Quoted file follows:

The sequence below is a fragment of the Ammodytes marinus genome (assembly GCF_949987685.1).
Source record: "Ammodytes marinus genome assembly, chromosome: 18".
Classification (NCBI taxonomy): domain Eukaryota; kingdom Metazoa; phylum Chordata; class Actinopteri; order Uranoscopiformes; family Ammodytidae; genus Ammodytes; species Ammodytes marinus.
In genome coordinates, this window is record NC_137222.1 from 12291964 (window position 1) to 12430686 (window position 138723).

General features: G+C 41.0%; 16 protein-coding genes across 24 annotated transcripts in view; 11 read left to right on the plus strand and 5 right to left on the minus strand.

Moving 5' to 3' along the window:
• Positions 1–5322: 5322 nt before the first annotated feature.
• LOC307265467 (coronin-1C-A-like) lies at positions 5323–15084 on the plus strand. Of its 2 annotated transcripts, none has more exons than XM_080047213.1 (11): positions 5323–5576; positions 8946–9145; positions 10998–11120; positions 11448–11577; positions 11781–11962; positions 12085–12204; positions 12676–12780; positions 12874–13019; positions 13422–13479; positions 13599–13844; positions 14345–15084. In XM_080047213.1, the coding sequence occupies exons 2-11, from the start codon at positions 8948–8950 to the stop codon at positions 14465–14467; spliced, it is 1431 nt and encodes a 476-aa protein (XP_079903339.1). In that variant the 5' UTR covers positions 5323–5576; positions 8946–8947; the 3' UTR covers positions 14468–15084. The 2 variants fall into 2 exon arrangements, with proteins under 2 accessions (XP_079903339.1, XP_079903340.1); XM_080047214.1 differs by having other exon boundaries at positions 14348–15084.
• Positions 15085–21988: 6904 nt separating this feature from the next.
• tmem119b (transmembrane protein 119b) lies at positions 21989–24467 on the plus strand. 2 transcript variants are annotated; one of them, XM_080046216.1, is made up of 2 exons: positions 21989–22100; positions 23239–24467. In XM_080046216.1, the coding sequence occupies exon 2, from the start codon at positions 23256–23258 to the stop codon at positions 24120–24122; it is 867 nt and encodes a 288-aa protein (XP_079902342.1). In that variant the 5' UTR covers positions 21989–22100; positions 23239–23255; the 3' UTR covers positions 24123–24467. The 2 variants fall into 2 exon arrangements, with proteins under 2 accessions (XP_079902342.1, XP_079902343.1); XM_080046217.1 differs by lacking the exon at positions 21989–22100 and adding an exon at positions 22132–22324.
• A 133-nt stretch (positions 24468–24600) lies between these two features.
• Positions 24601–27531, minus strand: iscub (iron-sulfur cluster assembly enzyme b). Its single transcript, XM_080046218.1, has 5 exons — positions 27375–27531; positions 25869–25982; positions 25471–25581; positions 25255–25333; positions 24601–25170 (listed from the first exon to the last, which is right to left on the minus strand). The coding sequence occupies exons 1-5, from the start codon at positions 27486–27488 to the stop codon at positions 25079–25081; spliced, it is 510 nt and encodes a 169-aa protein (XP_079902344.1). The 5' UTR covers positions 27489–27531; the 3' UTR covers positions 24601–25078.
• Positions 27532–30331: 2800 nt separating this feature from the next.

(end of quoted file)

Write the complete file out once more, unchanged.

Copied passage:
The sequence below is a fragment of the Ammodytes marinus genome (assembly GCF_949987685.1).
Source record: "Ammodytes marinus genome assembly, chromosome: 18".
Classification (NCBI taxonomy): domain Eukaryota; kingdom Metazoa; phylum Chordata; class Actinopteri; order Uranoscopiformes; family Ammodytidae; genus Ammodytes; species Ammodytes marinus.
In genome coordinates, this window is record NC_137222.1 from 12291964 (window position 1) to 12430686 (window position 138723).

General features: G+C 41.0%; 16 protein-coding genes across 24 annotated transcripts in view; 11 read left to right on the plus strand and 5 right to left on the minus strand.

Moving 5' to 3' along the window:
• Positions 1–5322: 5322 nt before the first annotated feature.
• LOC307265467 (coronin-1C-A-like) lies at positions 5323–15084 on the plus strand. Of its 2 annotated transcripts, none has more exons than XM_080047213.1 (11): positions 5323–5576; positions 8946–9145; positions 10998–11120; positions 11448–11577; positions 11781–11962; positions 12085–12204; positions 12676–12780; positions 12874–13019; positions 13422–13479; positions 13599–13844; positions 14345–15084. In XM_080047213.1, the coding sequence occupies exons 2-11, from the start codon at positions 8948–8950 to the stop codon at positions 14465–14467; spliced, it is 1431 nt and encodes a 476-aa protein (XP_079903339.1). In that variant the 5' UTR covers positions 5323–5576; positions 8946–8947; the 3' UTR covers positions 14468–15084. The 2 variants fall into 2 exon arrangements, with proteins under 2 accessions (XP_079903339.1, XP_079903340.1); XM_080047214.1 differs by having other exon boundaries at positions 14348–15084.
• Positions 15085–21988: 6904 nt separating this feature from the next.
• tmem119b (transmembrane protein 119b) lies at positions 21989–24467 on the plus strand. 2 transcript variants are annotated; one of them, XM_080046216.1, is made up of 2 exons: positions 21989–22100; positions 23239–24467. In XM_080046216.1, the coding sequence occupies exon 2, from the start codon at positions 23256–23258 to the stop codon at positions 24120–24122; it is 867 nt and encodes a 288-aa protein (XP_079902342.1). In that variant the 5' UTR covers positions 21989–22100; positions 23239–23255; the 3' UTR covers positions 24123–24467. The 2 variants fall into 2 exon arrangements, with proteins under 2 accessions (XP_079902342.1, XP_079902343.1); XM_080046217.1 differs by lacking the exon at positions 21989–22100 and adding an exon at positions 22132–22324.
• A 133-nt stretch (positions 24468–24600) lies between these two features.
• Positions 24601–27531, minus strand: iscub (iron-sulfur cluster assembly enzyme b). Its single transcript, XM_080046218.1, has 5 exons — positions 27375–27531; positions 25869–25982; positions 25471–25581; positions 25255–25333; positions 24601–25170 (listed from the first exon to the last, which is right to left on the minus strand). The coding sequence occupies exons 1-5, from the start codon at positions 27486–27488 to the stop codon at positions 25079–25081; spliced, it is 510 nt and encodes a 169-aa protein (XP_079902344.1). The 5' UTR covers positions 27489–27531; the 3' UTR covers positions 24601–25078.
• Positions 27532–30331: 2800 nt separating this feature from the next.